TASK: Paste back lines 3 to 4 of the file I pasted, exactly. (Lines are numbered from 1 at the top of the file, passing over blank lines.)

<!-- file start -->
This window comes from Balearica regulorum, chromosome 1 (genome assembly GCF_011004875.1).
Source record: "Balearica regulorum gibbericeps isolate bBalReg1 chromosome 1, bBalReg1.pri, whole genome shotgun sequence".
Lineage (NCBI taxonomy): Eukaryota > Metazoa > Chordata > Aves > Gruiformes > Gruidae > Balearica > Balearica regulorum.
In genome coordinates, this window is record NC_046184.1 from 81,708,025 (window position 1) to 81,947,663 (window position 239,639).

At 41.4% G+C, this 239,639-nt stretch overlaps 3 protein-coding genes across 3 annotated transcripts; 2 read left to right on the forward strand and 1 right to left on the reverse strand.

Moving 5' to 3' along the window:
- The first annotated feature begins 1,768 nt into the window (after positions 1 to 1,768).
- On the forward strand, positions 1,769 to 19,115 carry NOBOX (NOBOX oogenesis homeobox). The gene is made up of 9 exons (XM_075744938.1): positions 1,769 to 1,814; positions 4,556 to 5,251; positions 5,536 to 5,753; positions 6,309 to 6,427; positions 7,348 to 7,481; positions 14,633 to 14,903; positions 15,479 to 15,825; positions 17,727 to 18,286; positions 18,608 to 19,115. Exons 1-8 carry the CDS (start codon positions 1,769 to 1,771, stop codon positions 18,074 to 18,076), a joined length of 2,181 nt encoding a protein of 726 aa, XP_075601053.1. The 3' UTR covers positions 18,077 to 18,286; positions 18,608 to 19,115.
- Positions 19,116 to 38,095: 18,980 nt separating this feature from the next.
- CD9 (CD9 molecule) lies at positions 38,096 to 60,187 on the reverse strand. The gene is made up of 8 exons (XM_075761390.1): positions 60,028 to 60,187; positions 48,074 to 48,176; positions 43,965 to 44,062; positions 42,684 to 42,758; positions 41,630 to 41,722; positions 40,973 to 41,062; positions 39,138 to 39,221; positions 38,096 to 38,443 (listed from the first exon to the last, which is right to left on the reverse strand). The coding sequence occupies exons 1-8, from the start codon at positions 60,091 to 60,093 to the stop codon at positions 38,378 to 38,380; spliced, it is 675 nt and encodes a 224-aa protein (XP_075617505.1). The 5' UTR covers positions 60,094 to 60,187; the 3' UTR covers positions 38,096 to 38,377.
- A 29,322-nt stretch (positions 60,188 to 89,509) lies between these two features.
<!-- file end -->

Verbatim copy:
Lineage (NCBI taxonomy): Eukaryota > Metazoa > Chordata > Aves > Gruiformes > Gruidae > Balearica > Balearica regulorum.
In genome coordinates, this window is record NC_046184.1 from 81,708,025 (window position 1) to 81,947,663 (window position 239,639).